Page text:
Eventually, some 19 years later, in Chimel, the Supreme

 Nov. 1999     STATE v. PARKER 509
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Court returned to the more limited, traditional conception of the rule as urged by Justice Frankfurter, narrowing the scope of search to "the arrestee's person . . . and the area 'within his immediate control'[.]" Chimel, 395 U.S. at 763. In so holding, the Court stated:

A search or seizure without a warrant as an incident to a lawful arrest has always been considered to be a strictly limited right. It grows out of the inherent necessities of the situation at the time of the arrest. But there must be something more in the way of necessity than merely a lawful arrest.

Chimel, 395 U.S. at 759 (citations omitted) (quoting Trupiano v. United States, 334 U.S. 699, 705, 708, 68 S. Ct. 1229, 92 L. Ed. 1663 (1948)). Chimel, 395 U.S. at 764. The Court noted "'[t]he scope of [a] search must be "strictly tied to and justified by" the circumstances which rendered its initiation permissible.'" Chimel, 395 U.S. at 762 (alterations in original) (quoting Terry v. Ohio, 392 U.S. 1, 19, 88 S. Ct. 1868, 20 L. Ed. 2d 889 (1968)). Reiterating the exception is premised on the need to discover weapons and prevent the destruction of evidence, the Court reasoned that where the scope of a search incident to arrest goes beyond these necessities, it loses its primary justification and is constitutionally impermissible. Chimel, 395 U.S. at 764, 768.

Only four years later, distinguishing Chimel's line of reasoning, the Supreme Court in Robinson rejected the notion that the validity of a search incident to arrest depended in each case upon the probability that weapons or evidence would be found on the person of the arrestee. Robinson, 414 U.S. at 235. The Court specifically distinguished a search of the person of the arrestee, as opposed to search of the area within the control of the arrestee. Robinson, 414 U.S. at 224. In regard to a search of the person of the arrestee, the Court for the first time stated an arrest provides "an affirmative authority to search" and, thus, is not merely an "exception to the warrant requirement" but a "reasonable" search that does not offend the Fourth Amendment. Robinson, 414 U.S. at 226, 235. The Court underscored "that 'there is a distinction in purpose,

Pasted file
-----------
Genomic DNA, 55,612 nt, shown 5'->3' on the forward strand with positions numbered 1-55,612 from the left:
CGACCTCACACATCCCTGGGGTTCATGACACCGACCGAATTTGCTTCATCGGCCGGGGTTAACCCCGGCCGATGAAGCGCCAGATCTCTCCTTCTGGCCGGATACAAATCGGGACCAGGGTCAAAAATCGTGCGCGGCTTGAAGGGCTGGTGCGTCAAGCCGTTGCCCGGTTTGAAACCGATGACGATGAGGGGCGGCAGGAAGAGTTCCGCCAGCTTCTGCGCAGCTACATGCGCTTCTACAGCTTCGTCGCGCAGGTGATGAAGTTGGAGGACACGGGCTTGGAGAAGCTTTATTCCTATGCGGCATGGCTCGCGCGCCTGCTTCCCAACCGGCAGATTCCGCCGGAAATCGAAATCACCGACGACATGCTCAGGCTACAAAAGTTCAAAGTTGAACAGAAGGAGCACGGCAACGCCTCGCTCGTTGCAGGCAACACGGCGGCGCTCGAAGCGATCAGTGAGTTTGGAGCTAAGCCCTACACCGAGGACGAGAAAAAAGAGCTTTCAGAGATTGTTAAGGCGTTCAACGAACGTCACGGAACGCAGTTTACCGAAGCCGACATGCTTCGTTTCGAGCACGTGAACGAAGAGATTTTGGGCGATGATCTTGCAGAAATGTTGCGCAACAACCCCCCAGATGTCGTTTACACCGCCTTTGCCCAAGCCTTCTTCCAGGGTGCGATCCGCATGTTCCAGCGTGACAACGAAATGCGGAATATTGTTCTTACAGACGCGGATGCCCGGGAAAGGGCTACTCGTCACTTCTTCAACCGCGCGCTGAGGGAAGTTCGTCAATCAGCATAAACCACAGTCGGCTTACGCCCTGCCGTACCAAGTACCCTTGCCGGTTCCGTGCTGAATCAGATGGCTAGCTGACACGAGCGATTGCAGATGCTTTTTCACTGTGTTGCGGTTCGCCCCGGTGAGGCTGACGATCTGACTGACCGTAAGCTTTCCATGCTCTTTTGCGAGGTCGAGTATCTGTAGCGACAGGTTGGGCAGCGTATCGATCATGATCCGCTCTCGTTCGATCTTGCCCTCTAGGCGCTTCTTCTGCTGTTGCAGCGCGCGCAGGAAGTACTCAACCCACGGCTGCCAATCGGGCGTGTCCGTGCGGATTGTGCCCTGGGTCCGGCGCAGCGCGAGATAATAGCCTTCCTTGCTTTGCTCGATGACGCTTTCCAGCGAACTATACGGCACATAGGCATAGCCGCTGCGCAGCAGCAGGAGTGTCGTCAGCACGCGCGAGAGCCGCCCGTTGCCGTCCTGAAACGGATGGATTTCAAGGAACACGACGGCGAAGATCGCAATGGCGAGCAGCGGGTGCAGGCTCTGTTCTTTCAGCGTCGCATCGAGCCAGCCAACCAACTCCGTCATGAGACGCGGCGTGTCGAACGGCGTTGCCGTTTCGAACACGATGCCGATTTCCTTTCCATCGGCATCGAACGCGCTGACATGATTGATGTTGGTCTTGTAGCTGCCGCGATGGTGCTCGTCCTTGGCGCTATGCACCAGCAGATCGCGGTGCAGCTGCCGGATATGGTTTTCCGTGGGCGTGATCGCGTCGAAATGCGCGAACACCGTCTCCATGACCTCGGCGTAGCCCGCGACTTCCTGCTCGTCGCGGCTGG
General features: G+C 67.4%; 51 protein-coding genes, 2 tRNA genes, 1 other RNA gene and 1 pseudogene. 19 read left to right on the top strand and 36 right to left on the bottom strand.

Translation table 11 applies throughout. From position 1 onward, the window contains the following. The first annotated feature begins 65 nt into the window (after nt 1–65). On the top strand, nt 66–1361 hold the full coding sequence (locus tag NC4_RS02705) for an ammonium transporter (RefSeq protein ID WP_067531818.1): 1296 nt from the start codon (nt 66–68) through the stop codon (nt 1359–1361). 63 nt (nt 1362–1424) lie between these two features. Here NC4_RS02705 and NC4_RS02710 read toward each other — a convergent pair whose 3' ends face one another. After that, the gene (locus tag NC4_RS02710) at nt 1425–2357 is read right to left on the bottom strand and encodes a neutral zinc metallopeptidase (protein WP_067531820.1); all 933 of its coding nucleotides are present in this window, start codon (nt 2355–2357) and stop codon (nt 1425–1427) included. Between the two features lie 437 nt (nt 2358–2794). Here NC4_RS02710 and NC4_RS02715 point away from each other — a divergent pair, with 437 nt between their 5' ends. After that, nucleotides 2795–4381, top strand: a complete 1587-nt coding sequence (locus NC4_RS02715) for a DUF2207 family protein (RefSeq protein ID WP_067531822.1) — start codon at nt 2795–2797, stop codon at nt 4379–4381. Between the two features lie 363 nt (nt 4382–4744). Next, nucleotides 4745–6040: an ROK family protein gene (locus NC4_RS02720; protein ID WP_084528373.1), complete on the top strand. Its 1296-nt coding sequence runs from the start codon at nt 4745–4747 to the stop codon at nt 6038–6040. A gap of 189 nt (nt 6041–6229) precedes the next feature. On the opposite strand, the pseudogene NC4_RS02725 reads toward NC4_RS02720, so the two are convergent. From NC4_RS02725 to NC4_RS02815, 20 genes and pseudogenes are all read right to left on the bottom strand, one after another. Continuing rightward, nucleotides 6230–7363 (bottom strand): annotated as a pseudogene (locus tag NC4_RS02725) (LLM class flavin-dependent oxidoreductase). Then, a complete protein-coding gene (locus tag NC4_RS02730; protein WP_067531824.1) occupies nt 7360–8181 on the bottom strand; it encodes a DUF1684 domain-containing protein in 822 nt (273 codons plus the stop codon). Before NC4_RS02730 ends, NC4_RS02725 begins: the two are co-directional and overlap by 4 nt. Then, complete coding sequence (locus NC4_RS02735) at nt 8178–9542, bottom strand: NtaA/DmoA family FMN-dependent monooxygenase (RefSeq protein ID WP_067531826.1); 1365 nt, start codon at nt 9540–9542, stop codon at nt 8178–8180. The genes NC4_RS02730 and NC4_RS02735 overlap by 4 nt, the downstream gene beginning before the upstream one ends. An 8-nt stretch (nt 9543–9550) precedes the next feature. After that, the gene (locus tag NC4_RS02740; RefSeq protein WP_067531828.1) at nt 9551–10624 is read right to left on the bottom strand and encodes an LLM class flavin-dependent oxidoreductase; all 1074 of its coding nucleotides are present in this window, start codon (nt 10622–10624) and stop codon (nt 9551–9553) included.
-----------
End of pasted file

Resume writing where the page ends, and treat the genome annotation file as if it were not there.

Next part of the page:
510    STATE v. PARKER    Nov. 1999 
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character, and extent between a search incident to an arrest and a limited search for weapons.'"

"The [search incident to arrest], although justified in part by the acknowledged necessity to protect the arresting officer from assault with a concealed weapon, is also justified on other grounds, and can therefore involve a relatively extensive exploration of the person. A search for weapons in the absence of probable cause to arrest, however, must, like any other search, be strictly circumscribed by the exigencies which justify its initiation. Thus it must be limited to that which is necessary for the discovery of weapons which might be used to harm the officer or others nearby, and may realistically be characterized as something less than a 'full' search, even though it remains a serious intrusion.

". . . An arrest is a wholly different kind of intrusion upon individual freedom from a limited search for weapons, and the interests each is designed to serve are likewise quite different. An arrest is the initial stage of a criminal prosecution. It is intended to vindicate society's interest in having its laws obeyed, and it is inevitably accompanied by future interference with the individual's freedom of movement, whether or not trial or conviction ultimately follows. The protective search for weapons, on the other hand, constitutes brief, though far from inconsiderable, intrusion upon the sanctity of the person."

Robinson, 414 U.S. at 227-28 (citations omitted) (quoting Terry v. Ohio, 392 U.S. at 25-26). Thus, "It is the fact of the lawful arrest which establishes the authority to search," whether or not the particular circumstances provide an objective fear for officer safety or a need to preserve evidence. Robinson, 414 U.S. at 235-36.

Although the rule of Chimel and that of Robinson is analytically distinct (Chimel applies to the area within the immediate control of the arrestee and Robinson to the person of the arrestee),9 in announcing its "bright-line rule" in the context of automobile searches incident to


9 Compare Chimel, 395 U.S. at 759 (search of area in immediate control of arrestee is strictly tied to and limited by the necessities at time of arrest, but "'there must be something more in the way of necessity than merely a lawful arrest'") (quoting Trupiano, 334 U.S. at 708), with Robinson, 414 U.S. at 226, 235 (search of person of arrestee is not tied to or limited by exigencies of arrest, but "the fact of the lawful arrest" establishes "an affirmative authority to search").


 Nov. 1999     STATE v. PARKER 511